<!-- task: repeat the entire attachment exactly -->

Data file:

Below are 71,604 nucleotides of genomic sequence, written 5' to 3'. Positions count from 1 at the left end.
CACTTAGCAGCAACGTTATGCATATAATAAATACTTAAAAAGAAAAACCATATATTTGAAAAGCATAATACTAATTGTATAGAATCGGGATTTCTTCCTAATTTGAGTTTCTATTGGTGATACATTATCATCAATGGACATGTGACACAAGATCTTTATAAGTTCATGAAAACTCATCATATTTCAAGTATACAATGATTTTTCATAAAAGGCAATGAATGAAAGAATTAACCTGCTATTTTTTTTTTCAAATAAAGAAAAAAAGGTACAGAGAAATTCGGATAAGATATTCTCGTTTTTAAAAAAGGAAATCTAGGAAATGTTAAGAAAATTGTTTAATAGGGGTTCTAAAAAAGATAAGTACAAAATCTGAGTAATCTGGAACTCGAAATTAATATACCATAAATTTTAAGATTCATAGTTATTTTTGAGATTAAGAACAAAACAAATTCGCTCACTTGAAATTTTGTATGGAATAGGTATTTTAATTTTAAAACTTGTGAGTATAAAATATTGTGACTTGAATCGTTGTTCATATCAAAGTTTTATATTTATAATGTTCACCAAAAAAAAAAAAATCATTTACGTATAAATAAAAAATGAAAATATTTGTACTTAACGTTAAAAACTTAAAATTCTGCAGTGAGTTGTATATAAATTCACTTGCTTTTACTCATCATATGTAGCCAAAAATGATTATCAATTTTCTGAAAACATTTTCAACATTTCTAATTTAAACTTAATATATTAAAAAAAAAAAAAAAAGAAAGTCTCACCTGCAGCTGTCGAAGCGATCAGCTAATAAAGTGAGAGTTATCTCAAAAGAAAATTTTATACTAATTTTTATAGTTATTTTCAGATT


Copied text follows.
Below are 71,604 nucleotides of genomic sequence, written 5' to 3'. Positions count from 1 at the left end.
CACTTAGCAGCAACGTTATGCATATAATAAATACTTAAAAAGAAAAACCATATATTTGAAAAGCATAATACTAATTGTATAGAATCGGGATTTCTTCCTAATTTGAGTTTCTATTGGTGATACATTATCATCAATGGACATGTGACACAAGATCTTTATAAGTTCATGAAAACTCATCATATTTCAAGTATACAATGATTTTTCATAAAAGGCAATGAATGAAAGAATTAACCTGCTATTTTTTTTTTCAAATAAAGAAAAAAAGGTACAGAGAAATTCGGATAAGATATTCTCGTTTTTAAAAAAGGAAATCTAGGAAATGTTAAGAAAATTGTTTAATAGGGGTTCTAAAAAAGATAAGTACAAAATCTGAGTAATCTGGAACTCGAAATTAATATACCATAAATTTTAAGATTCATAGTTATTTTTGAGATTAAGAACAAAACAAATTCGCTCACTTGAAATTTTGTATGGAATAGGTATTTTAATTTTAAAACTTGTGAGTATAAAATATTGTGACTTGAATCGTTGTTCATATCAAAGTTTTATATTTATAATGTTCACCAAAAAAAAAAAAATCATTTACGTATAAATAAAAAATGAAAATATTTGTACTTAACGTTAAAAACTTAAAATTCTGCAGTGAGTTGTATATAAATTCACTTGCTTTTACTCATCATATGTAGCCAAAAATGATTATCAATTTTCTGAAAACATTTTCAACATTTCTAATTTAAACTTAATATATTAAAAAAAAAAAAAAAAGAAAGTCTCACCTGCAGCTGTCGAAGCGATCAGCTAATAAAGTGAGAGTTATCTCAAAAGAAAATTTTATACTAATTTTTATAGTTATTTTCAGATT